This Week in COVID-19, New Strains and Vaccinations

January 14, 2021

New Strains

We are still in the midst of the biggest wave yet in the US, with rates increasing in most of the world. With the exception of the United Kingdom and South Africa, we can’t say that the new COVID-19 variants are responsible for the case increases. For now, it still appears that the bulk of the increase in cases is due to increased travel and gatherings over the end of year holidays. There are some indications that these increases are beginning to abate, but for now, doing what you can to reduce transmission is key: Do not engage in gatherings between households, do not travel out of your local area unless essential, and wear a mask whenever you are likely to be in the proximity of others outside your household.

The structure of any virus is a protein envelope that contains the RNA code for more copies of the virus inside it. The most important segment of this envelope for SARS CoV 2 is the so-called spike protein that acts as the key to open a pathway into a cell, the effectiveness of this spike protein in binding to a specific site on the cell and then opening up a pathway for the RNA payload to enter is what determines the effectiveness of infection. In these virus variants, the spike protein, which already did a good job of opening cells, mutated slightly and is now more effective as a key, and therefore, these virus variants are more infectious. This change in entry effectiveness, however, does not appear to change the severity of the disease that the virus causes, but if you cause more cases, by simple math, you will have more serious cases along with more non-serious cases. The actual length of the RNA code that creates the spike protein is made up of 2 molecule pairs called “base pairs” which of several thousand base-pairs long. The actual number of mutations is on the order of a dozen.

So, what does that mean for a vaccine? The two vaccines that we currently have, as well as the ones coming soon all create or carry the entire spike protein. When the body encounters these long proteins based on these thousands of RNA base pairs, the body makes many different antibodies against multiple parts of the spike protein chain, so even with changes in some of the protein, there are plenty of segments that have not changed. If the spike protein changed so much that the vaccine was no longer effective, it is likely that the actual function of the spike protein, which is opening cells, would also be compromised, just as a key does not work if the various ridges and dips are changed. Virologists and immunologists are keeping a close watch on this, but so far, there is little concern about vaccine problems due to these mutations in the virus.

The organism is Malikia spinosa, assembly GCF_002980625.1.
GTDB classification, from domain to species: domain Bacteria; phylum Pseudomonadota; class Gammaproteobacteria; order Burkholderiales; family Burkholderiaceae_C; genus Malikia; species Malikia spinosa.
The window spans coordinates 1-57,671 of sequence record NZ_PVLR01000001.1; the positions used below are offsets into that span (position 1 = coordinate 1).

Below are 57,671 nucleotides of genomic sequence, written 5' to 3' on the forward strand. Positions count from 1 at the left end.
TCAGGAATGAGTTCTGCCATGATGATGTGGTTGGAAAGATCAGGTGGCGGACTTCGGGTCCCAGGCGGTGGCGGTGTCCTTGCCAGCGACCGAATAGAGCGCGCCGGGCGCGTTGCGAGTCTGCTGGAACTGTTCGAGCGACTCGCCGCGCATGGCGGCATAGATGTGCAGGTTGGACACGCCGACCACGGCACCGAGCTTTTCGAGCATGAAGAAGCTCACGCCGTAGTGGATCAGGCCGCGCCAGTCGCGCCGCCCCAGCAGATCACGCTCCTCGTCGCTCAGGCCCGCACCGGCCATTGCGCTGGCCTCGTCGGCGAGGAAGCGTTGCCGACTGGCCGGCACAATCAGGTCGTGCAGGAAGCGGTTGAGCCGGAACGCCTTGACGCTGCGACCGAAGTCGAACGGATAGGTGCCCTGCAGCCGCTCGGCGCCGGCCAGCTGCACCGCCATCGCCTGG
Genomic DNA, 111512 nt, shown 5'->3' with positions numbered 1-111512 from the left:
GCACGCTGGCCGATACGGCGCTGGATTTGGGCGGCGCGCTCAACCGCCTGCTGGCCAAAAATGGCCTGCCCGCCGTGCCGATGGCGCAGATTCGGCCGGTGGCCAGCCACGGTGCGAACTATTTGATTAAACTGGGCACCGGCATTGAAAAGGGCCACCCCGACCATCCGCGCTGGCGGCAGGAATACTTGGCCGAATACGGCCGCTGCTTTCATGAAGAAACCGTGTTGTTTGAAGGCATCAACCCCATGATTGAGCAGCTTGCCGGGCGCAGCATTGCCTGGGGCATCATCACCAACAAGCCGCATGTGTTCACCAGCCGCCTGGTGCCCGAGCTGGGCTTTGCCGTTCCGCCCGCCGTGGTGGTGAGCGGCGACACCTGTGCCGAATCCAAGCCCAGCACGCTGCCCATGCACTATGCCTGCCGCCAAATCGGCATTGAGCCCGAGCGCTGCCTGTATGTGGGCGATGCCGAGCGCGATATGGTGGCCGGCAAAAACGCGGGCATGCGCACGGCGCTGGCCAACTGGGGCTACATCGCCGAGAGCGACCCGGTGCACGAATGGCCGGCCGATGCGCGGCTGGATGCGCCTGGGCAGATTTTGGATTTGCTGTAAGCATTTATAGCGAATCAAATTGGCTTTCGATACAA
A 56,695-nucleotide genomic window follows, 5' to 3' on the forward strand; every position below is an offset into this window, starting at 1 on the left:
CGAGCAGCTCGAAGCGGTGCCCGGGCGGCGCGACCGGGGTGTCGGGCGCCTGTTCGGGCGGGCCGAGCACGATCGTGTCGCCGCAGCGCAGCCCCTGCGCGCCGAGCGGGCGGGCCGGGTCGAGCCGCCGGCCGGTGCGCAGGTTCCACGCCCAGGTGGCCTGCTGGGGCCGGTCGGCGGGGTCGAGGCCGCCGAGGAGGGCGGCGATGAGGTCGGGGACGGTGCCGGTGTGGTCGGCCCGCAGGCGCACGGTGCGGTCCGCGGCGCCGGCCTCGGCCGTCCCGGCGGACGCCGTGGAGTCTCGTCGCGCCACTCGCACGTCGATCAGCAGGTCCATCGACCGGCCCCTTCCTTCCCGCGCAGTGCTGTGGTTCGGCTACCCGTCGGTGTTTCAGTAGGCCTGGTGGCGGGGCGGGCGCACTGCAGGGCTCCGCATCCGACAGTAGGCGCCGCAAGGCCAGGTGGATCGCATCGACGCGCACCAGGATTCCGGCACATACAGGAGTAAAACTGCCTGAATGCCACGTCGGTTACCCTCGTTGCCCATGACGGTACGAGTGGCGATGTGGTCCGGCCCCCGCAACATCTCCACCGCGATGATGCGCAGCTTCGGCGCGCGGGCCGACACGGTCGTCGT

The vaccine rollout is starting to gain speed. Tuesday was the first day that a million vaccinations were administered in the United States. Additionally, Pfizer developed a relationship with a new manufacturing plant that will be able to rapidly increase the production of the vaccine. Based on this, Pfizer has contracted with the US government for 100M additional doses, and with multiple plants in operation, the pace of vaccine deliveries should pick up. Pfizer is currently contracted for 200M doses by July 31. Right now, however, the bottleneck is not production, but end-stage distribution and administration. Collectively, states in the U.S. have only administered between a quarter and a third of what has been distributed to them. States are now looking at mechanisms for increased distribution. One of the most frustrated groups in this is community medical practices. These practices, in most areas, have been unable to get significant allocations of the vaccine as most have gone to major hospital systems and local health departments. Medical societies around the country are working with local authorities to get access to these undistributed vaccine stocks, but it will likely be a few more weeks until a more typical vaccine distribution model is in place. As a mechanism to increase the flow of vaccine distribution, both the incoming and outgoing administrations agreed to stop the practice of holding a dose in reserve every time someone gets a shot. Instead, they will calculate the anticipated flow versus the need to allocate doses.